Although there are many songs, here is one that is in constant rotation on my Ipod right now: “Work That” by Mary J. Blige (from her “Growing Pains” CD). This song lets you know that you will always have people who find a way to criticize, but regardless of it all, you have to realize that you are equipped with everything you need to make it through. Also, “Ain’t No Stopping Sunshine” by an artist named Yoli. It was featured on the movie soundtrack “Deliver Us from Eva.” This is just a feel good song that I play when I want to get pumped up. It emphasizes that regardless of external circumstances, you are in control, and should never let anyone, or anything get you down.

 I do what I can. Faith really doesn’t play much of a role as I look to the future more than anything else. So I suppose a healthy dose of optimism is what we need to fight it.  I’ve seen sunsets that have literally taken my breath away. I remember a vacation in Lake Tahoe where the sunset was so spectacular, it brought tears to my eyes, and all I could say was, “God, you did an awesome job!”

 One of my favorite songs is “Calling All Angels” by Train. It seems that song is guided to my car stereo when I am having a rough time. It’s as if God is sending me a message through the song, “I won’t give up if you don’t give up.” I won’t give up. God is not done with me yet.

 When I think I am completely alone in this world, I look into the big, round eyes of my cat. It’s hard to feel depressed when I am stroking her tummy from top to bottom as she purrs contentedly.  She’s my biggest fan!

 I listen to my “So Sad It’s Good” play list because it’s good to acknowledge your feelings instead of pretending like they aren’t there. I find it’s helpful for me to allow myself to be sad sometimes, to be able to feel my feelings, without guilt. I know that the sooner I acknowledge it, the sooner I can say, “This too shall pass.” Bad situations never last forever. I don’t wallow in the sadness too long.  Later, I listen to my “Feel Good Mix” and jump on my bed and force a smile. The smile eventually becomes real!

 I hug my mom for a couple of minutes and really soak it in.  Hugs are healing because touch and connecting with people are healing.

 I lay in my hammock and allow myself to think through why I’m feeling this way or I get lost in nature. The expanse of it all, the beauty and majesty of it all, help me to put things in perspective. My issues, although they seem great to me, in the great scheme of things, many of them don’t matter.

 I think, “Everything works out in the end. If it hasn’t worked out, it isn’t the end.”

 I sit down and journal everything that is good in my life. I write down what I’m grateful for. This does the most to help me get out of my slump.

 I ask myself, “Am I trying to please people? Am I trying to make everybody happy? What will make me happy in this situation?”  And I do that thing regardless of everyone else’s opinion.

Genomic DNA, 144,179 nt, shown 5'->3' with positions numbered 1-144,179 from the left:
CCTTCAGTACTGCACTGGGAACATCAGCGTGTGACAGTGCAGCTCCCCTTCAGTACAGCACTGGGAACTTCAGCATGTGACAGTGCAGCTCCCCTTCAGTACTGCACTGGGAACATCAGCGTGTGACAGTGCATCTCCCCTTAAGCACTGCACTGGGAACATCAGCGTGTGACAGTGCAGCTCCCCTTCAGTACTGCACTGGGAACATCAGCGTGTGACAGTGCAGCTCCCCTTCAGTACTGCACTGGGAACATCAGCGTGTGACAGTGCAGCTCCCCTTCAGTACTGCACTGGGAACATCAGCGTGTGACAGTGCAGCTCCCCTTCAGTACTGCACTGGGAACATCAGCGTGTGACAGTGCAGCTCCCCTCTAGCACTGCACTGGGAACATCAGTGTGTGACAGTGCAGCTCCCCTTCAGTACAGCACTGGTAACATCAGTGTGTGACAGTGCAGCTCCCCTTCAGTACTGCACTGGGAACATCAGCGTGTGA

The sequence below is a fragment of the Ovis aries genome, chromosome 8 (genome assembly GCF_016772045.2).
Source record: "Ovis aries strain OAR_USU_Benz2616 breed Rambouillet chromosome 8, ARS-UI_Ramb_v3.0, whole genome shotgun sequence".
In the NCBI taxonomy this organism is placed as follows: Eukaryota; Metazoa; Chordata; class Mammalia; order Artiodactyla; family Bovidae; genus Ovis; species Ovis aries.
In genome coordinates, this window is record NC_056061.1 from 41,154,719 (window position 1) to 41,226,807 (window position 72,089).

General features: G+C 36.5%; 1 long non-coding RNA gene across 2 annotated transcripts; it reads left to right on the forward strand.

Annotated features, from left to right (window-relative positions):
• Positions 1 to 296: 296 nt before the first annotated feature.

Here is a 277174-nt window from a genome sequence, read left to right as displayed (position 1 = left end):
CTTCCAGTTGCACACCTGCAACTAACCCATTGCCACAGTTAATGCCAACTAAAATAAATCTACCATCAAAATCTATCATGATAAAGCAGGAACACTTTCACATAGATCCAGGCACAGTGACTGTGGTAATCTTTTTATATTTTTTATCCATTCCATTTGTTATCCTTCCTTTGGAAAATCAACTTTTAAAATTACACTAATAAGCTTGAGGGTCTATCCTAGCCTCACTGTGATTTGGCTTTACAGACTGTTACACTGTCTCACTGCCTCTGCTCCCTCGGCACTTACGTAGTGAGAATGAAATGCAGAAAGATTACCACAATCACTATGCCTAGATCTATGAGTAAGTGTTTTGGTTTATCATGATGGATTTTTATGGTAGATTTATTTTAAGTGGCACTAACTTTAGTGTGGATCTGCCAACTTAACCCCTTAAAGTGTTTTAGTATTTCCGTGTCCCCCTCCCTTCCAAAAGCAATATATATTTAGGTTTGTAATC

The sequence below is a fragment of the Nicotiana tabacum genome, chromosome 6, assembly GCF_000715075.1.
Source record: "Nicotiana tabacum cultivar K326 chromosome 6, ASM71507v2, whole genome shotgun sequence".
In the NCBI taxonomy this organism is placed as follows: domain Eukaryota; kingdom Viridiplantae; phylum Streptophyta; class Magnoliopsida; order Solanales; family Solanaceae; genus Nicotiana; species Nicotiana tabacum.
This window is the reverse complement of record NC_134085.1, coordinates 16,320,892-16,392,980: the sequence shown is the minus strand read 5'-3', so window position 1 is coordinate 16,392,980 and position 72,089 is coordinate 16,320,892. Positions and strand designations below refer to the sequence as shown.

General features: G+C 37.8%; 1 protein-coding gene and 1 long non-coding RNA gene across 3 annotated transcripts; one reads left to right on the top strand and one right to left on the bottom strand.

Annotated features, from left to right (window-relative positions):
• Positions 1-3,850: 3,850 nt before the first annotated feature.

I take a brisk walk. It’s a no-fail way to clear my head and get back to being more positive. If it’s before noon and I’m getting serotonin and vitamin D from the sun, that is even better.

 I pray. I can’t prove my God is real but my experience of comfort when I pray is, so I remind myself that I can’t control everything and that’s okay. If it’s not in my control, I surrender and stop worrying about it. If it’s in my control, I take action. I listen to this song: “You Never Let Go” by Matt Redman.

 I cuddle with my dog. It comforts me to be around an animal who is forever loyal and loving.

 I take a nap. Sometimes stress builds up because I lack sleep and my body has too many stress hormones and not enough good hormones.

 I drink water and lay down, face up on my bed, close my eyes, and breathe deeply. The water is energizing and clears my head. The deep breathing helps me to slow down and refocus on the positive.

 I take a dance class like hip-hop or salsa. When you’re feeling sexy, it’s hard to feel depressed!

 I find the one person I feel like I can be completely transparent with, and I vent as openly and honestly as I can.

 I hop in the shower, get dressed up in an outfit that I feel and look good in, and put on my makeup. I call up a friend and go out dancing or walk downtown.

 I get a massage and focus on the way it feels instead of what I’m dealing with. I remind myself that things always run their course, with or without me.

 I shift gears, stop focusing on the past (which is what depresses a lot of people) and the future (which is what makes people anxious) and live in the moment. I think this is the single most important thing to do: change your perspective. I ask myself, “What can I do right now that makes me happy?”

 I get rid of expectations for good or bad and try to focus on the present experience as it unfolds. Most peoples’ disappointments come because of failed expectations. If you don’t expect something, you won’t get disappointed. I remind myself to take situations and people as they are.

 If I’m depressed about something that I had control over but messed up on, I stop my negative thought process and ask myself, “Would I say those things to a friend?” I try to be kinder to myself and treat myself the way I would treat a good friend. I remind myself that I need love, forgiveness, grace, and kindness from myself as much as my friends do.

 I get out of the house and smile at cute strangers.

 I take a long, brisk walk outdoors, preferably where I can get away from vast expanses of concrete and buildings. Something about breathing the fresh air, getting my blood pumping, and seeing the natural world that is so much bigger than my personal problems helps to put everything into perspective. That’s my favorite short-term cure for depression.

 I take a five minute “art break” to enjoy my favorite piece of art. It refreshes my eyes and my mental attitude.